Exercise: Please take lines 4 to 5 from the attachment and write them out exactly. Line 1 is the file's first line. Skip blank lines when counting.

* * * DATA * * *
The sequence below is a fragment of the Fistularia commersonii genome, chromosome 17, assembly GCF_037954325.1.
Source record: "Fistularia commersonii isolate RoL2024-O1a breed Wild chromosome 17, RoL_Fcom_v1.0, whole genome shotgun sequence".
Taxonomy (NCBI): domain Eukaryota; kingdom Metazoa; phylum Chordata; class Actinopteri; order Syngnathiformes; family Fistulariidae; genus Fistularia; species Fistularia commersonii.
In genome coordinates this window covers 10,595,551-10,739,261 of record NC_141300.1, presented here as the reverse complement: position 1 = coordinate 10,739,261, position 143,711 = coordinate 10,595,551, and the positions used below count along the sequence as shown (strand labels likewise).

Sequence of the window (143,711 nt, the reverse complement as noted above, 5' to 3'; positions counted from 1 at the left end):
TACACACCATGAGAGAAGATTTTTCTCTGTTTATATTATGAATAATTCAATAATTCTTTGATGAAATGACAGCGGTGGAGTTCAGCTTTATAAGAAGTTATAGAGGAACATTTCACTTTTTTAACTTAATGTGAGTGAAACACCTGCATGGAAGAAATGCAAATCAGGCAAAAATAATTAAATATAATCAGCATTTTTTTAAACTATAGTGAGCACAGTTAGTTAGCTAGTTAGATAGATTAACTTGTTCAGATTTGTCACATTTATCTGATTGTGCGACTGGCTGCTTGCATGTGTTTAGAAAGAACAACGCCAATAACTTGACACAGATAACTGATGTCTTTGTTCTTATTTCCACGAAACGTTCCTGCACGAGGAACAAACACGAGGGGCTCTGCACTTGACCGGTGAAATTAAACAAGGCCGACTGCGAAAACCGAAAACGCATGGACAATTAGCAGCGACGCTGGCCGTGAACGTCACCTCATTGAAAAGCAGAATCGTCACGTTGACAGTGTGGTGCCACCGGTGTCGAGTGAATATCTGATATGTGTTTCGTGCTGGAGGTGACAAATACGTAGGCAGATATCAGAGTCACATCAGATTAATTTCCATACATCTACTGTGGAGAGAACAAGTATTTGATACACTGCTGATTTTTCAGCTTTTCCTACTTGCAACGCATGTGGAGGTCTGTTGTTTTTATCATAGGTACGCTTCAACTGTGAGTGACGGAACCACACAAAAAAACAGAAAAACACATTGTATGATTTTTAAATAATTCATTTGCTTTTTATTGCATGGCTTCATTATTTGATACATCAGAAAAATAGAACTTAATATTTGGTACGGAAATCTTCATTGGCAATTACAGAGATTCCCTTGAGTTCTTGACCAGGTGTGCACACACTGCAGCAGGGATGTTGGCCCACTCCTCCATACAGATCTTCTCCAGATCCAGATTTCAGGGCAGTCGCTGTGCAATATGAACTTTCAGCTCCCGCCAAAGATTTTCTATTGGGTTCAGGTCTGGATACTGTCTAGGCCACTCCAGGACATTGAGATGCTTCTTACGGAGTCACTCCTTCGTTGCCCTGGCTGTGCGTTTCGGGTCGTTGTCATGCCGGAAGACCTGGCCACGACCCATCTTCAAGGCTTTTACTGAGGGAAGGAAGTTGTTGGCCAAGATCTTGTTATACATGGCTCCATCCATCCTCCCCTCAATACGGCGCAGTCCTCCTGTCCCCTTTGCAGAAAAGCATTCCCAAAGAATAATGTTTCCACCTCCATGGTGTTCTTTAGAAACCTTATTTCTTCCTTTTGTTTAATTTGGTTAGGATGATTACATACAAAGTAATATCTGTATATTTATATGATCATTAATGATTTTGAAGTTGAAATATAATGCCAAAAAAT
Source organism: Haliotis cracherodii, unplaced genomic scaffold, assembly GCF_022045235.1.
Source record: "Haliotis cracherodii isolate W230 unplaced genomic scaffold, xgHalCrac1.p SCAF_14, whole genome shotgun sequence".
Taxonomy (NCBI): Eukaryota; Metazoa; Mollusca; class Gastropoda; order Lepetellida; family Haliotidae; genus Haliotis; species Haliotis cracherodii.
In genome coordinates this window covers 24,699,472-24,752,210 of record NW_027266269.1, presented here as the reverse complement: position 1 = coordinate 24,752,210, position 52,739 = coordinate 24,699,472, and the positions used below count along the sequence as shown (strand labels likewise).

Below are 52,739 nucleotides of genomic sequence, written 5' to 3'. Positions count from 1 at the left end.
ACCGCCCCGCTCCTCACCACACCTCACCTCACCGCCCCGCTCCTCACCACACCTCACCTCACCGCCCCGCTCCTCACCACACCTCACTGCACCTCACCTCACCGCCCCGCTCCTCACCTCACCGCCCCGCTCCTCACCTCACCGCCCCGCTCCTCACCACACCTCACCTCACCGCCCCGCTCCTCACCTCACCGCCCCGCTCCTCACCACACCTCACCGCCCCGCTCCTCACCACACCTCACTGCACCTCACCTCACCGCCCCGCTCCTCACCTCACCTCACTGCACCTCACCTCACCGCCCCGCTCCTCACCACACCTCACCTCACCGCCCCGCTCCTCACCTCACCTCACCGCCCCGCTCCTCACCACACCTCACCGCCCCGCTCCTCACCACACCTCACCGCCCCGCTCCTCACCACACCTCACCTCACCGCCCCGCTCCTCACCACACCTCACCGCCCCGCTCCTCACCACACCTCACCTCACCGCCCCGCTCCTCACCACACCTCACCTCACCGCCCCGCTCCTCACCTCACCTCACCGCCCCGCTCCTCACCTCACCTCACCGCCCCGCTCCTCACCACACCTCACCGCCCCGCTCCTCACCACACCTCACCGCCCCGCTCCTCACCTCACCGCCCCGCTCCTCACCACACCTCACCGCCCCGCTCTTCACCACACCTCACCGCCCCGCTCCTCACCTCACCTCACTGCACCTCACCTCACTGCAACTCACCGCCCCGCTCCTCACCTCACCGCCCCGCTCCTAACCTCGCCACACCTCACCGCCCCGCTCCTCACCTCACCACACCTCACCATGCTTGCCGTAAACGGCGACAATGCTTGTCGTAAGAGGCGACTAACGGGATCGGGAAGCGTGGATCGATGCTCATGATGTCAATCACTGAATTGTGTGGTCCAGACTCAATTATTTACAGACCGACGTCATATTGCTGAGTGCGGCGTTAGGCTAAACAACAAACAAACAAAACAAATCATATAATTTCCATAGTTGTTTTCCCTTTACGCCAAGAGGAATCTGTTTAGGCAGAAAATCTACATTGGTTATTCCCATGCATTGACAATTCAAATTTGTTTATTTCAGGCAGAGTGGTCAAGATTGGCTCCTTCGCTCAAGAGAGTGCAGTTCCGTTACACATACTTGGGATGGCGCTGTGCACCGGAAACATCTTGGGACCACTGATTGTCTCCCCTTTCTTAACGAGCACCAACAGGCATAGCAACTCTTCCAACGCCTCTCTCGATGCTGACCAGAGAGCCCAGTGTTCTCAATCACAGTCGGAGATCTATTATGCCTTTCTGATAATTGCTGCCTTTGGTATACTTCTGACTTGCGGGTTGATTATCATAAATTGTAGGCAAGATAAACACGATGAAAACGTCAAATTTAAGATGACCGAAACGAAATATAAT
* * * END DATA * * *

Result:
In genome coordinates this window covers 10,595,551-10,739,261 of record NC_141300.1, presented here as the reverse complement: position 1 = coordinate 10,739,261, position 143,711 = coordinate 10,595,551, and the positions used below count along the sequence as shown (strand labels likewise).

Sequence of the window (143,711 nt, the reverse complement as noted above, 5' to 3'; positions counted from 1 at the left end):